The Countess Lends a Hand, by Bonnie Dee

9 Dec

The Countess Lends a Hand, by Bonnie Dee

I believe I mentioned before that I fell in love with Ms Dee’s writing after reading The Countess Takes a Lover. My infatuation has only grown after reading Empath a few weeks ago and the short novel The Countess Lends a Hand just now.

I confess that I don’t know how much of the historical detail in the Countess’ stories is accurate or not—I sense that some of the language may not be, at any rate—but the story telling and the characterization in each of Ms Dee’s stories that I’ve read so far has grabbed my interest from first to last page.

From the publisher, the usual warning: This title contains a Regency hero and heroine doing the library lambada, and graphic language Jane Austen wishes her editor would have let her characters use.

The man of her dreams is a nobleman. What’s a poor ladies’ maid to do? Reinvent herself, of course.

La Comtesse de Chevalier is back! This time Meredith, the heroine of The Countess Takes a Lover, helps her maid, Cecile Lambeaux pass as a gentlewoman in order to gain the attention of Sir Nathaniel Covington.

For the first time in her life, reserved Cecile has fallen madly in love… with a man she’s only seen from a distance. She’s willing to have even a brief affair with Sir Nathaniel, whose haunted face touches her heart across the social chasm separating them.

Many burdens and secrets weigh down Nathaniel’s lonely soul. He goes to the countess’s house party to take a break from his troubles and finds a woman who stirs him deeply.

As Cecile and Nathaniel’s connection grows stronger, Cecile’s lie hangs over her head. Meanwhile, Meredith and Chris work through their own relationship issues regarding trust. Will both women learn their lesson about keeping secrets before they ruin their chance at love?

Cecile was first introduced in The Countess Takes a Lover, as Meredith’s extremely efficient and sensible lady’s maid. In fact, as I mentioned in my review, there’s a wonderful scene there between the two in which Cecile’s silence says more than Meredith’s words. From that moment I wanted to know more about Cecile, and I’m very glad Ms Dee wrote her story.

Now that Mme La Contesse is so happy with her Christopher, Cecile is more aware than ever before of the emptiness of her own life, and of how unlikely that is to ever change. A number of serving women at the time found love and were married, but given Cecile’s own effacing personality and position in Madame’s household, she’s positive that is not her fate. Then, she sees Sir Nathaniel Covington from afar and grows infatuated with the man she perceives hides behind the title.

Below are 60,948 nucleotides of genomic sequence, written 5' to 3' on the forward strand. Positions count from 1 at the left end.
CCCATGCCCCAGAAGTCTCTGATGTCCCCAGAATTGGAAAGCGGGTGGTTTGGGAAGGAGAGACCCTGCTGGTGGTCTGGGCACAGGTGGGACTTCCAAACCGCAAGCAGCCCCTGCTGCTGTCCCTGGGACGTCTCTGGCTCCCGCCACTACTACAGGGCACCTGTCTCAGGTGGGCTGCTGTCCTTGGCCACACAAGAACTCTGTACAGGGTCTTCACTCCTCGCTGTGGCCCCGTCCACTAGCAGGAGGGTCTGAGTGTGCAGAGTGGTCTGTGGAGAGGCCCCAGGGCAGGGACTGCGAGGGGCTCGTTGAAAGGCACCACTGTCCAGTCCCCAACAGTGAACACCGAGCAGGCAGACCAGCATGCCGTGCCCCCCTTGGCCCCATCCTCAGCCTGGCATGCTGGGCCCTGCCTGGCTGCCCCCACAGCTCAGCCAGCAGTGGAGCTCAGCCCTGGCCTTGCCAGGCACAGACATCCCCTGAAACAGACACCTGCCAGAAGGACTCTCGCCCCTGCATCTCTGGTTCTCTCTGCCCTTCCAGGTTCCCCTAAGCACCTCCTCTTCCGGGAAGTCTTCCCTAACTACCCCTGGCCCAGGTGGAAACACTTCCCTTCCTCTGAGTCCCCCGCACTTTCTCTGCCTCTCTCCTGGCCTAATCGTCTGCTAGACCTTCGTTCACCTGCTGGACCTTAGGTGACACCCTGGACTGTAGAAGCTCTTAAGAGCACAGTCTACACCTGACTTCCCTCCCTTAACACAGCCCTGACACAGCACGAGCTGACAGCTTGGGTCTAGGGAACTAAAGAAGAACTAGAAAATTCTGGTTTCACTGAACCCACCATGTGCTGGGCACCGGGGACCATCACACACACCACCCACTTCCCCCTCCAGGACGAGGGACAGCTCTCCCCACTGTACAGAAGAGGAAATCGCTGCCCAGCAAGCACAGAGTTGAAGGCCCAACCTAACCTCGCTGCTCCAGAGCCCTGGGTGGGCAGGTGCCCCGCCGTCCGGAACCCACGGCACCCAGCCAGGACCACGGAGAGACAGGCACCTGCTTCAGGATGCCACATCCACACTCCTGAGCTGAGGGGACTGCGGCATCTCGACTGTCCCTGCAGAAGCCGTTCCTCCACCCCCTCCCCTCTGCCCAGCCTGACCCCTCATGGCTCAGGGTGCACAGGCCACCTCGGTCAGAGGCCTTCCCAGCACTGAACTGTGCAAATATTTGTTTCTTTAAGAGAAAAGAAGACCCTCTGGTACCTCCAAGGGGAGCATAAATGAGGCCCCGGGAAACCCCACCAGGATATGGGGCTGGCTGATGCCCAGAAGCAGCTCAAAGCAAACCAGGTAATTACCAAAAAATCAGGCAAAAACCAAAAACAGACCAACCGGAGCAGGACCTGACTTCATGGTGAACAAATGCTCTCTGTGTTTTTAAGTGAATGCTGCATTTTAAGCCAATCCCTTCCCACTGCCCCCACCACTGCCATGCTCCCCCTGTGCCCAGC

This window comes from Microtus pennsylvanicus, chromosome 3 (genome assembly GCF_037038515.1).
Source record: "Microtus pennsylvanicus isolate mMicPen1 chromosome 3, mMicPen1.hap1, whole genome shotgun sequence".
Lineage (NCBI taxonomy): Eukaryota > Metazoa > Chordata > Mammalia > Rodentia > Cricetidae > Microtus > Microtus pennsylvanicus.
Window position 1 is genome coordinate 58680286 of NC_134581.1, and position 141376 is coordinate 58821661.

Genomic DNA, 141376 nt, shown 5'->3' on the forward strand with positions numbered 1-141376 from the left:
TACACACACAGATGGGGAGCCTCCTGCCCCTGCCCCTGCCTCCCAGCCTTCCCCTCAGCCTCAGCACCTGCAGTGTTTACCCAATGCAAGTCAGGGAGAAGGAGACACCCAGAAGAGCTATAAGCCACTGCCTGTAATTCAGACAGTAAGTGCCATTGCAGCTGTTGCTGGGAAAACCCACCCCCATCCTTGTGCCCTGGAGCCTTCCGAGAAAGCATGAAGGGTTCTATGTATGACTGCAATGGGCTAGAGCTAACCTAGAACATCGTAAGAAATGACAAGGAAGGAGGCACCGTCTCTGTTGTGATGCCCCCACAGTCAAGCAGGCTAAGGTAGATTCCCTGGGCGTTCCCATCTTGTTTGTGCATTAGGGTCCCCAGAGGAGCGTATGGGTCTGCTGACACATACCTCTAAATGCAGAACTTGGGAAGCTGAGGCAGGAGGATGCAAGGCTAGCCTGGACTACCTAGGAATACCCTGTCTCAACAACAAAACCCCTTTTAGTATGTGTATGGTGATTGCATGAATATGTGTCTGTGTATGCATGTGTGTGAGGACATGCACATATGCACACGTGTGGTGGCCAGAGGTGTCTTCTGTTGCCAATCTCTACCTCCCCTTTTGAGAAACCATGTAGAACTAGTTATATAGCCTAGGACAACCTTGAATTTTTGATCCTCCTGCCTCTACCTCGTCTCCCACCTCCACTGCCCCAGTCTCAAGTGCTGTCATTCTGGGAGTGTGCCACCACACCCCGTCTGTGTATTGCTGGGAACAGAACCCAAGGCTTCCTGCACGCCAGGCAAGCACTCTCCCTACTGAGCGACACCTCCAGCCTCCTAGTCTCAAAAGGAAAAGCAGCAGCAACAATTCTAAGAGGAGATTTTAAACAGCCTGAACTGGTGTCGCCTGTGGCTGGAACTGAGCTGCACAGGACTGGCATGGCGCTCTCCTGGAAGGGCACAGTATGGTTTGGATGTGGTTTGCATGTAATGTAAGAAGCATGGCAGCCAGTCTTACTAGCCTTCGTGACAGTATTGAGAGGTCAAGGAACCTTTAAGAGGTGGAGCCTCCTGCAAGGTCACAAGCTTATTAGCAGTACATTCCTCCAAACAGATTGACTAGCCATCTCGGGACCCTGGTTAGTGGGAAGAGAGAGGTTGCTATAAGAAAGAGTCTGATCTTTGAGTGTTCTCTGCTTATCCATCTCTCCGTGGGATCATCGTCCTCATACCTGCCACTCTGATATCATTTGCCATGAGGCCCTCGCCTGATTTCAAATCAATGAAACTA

Asking Meredith de Chevalier for advice or, even worse, help in the matter results in a madcap masquerade during which Cecile receives both a make over and a shiny new identity. She is now Mme. Lambeaux, bosom friend of the Countess, and in a perfect position to catch the eye of any man—knighted or not.

For his part, Nate is indeed dealing with emotional conflict and a feeling of hopelessness. Both his past and his present, revealed both through his internal musings and his exchanges with Cecile, weigh heavily on his shoulders. A second son who earned a knighthood through his army service, he is also that stands between his brother’s profligate ways and the tenants, servants and farmers of the Covington estate.

I love that Cecile has a valid reason for acceding to Meredith’s scheme; as a maid servant, meeting Nathaniel would have simply never happened, there would have been absolutely no reason for it. Yes, she risked not only her heart but his over the lie, but it was either lie or have not even the ghost of a chance with him.

And beyond her true position in the Countess household, Cecile doesn’t lie willingly. Often she’ll sidestep Nate’s more direct questions or flat out tell him she doesn’t care to talk about her past; better to be perceived as short or rude than to compound her sins by elaborating on the deception. She is never comfortable with it, and so is truthful with Nate about her feelings and thoughts about everything.

I like Nate very well too; he’s a good man, and perhaps his sensibilities regarding land ownership and the like are too ahead of his time, but he is not one-dimensionally heroic. When we meet him, he is struggling with his sense of honor, his sense of responsibility, his past. His present circumstances are very much the result of his past actions and feelings, but also of things beyond his control, such as family dynamics set in place from his birth.

As for Meredith and Christopher, I loved their subplot—even if it may be rather baffling for anyone who hasn’t read The Countess Takes a Lover before this one. More than a year has passed since they first became lovers and, while they are both sure of their mutual love, there are still emotional obstacles to overcome. Meredith in particular is afraid of the future. What if she can’t give Christopher children? Would he ever grow to regret marrying a woman older than him, a woman unable to give him heirs?

While there are a few other secondary characters, most of them serve a purpose in moving the plot forward, with two notable exceptions: Nate’s brother Ronald, Earl of Covington, and Peter Cuthbert, young orphan. The former could have oh so easily slid into cookie cutter villain territory…and then Ms Dee gives us both insight into his feelings and a shadow of decency to balance his debauchery. As for Peter…well, you’ll have to read more to see why I like him so.

The Countess Lends a Hand gets 8 out of 10.

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